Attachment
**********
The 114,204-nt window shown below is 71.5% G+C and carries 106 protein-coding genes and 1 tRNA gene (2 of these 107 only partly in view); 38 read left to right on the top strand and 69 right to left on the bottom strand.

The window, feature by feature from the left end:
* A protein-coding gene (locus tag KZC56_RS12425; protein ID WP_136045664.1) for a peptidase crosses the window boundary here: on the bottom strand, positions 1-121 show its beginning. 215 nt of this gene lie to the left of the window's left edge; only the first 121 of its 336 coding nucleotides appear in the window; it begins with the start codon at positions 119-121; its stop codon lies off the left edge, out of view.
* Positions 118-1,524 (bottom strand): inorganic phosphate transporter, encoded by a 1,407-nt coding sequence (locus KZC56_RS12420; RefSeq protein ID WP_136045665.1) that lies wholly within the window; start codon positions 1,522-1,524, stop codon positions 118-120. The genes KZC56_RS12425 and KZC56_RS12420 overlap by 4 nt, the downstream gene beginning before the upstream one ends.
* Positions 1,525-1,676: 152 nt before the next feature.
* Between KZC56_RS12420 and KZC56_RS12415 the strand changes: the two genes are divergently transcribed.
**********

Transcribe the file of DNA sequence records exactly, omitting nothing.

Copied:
The 114,204-nt window shown below is 71.5% G+C and carries 106 protein-coding genes and 1 tRNA gene (2 of these 107 only partly in view); 38 read left to right on the top strand and 69 right to left on the bottom strand.

The window, feature by feature from the left end:
* A protein-coding gene (locus tag KZC56_RS12425; protein ID WP_136045664.1) for a peptidase crosses the window boundary here: on the bottom strand, positions 1-121 show its beginning. 215 nt of this gene lie to the left of the window's left edge; only the first 121 of its 336 coding nucleotides appear in the window; it begins with the start codon at positions 119-121; its stop codon lies off the left edge, out of view.
* Positions 118-1,524 (bottom strand): inorganic phosphate transporter, encoded by a 1,407-nt coding sequence (locus KZC56_RS12420; RefSeq protein ID WP_136045665.1) that lies wholly within the window; start codon positions 1,522-1,524, stop codon positions 118-120. The genes KZC56_RS12425 and KZC56_RS12420 overlap by 4 nt, the downstream gene beginning before the upstream one ends.
* Positions 1,525-1,676: 152 nt before the next feature.
* Between KZC56_RS12420 and KZC56_RS12415 the strand changes: the two genes are divergently transcribed.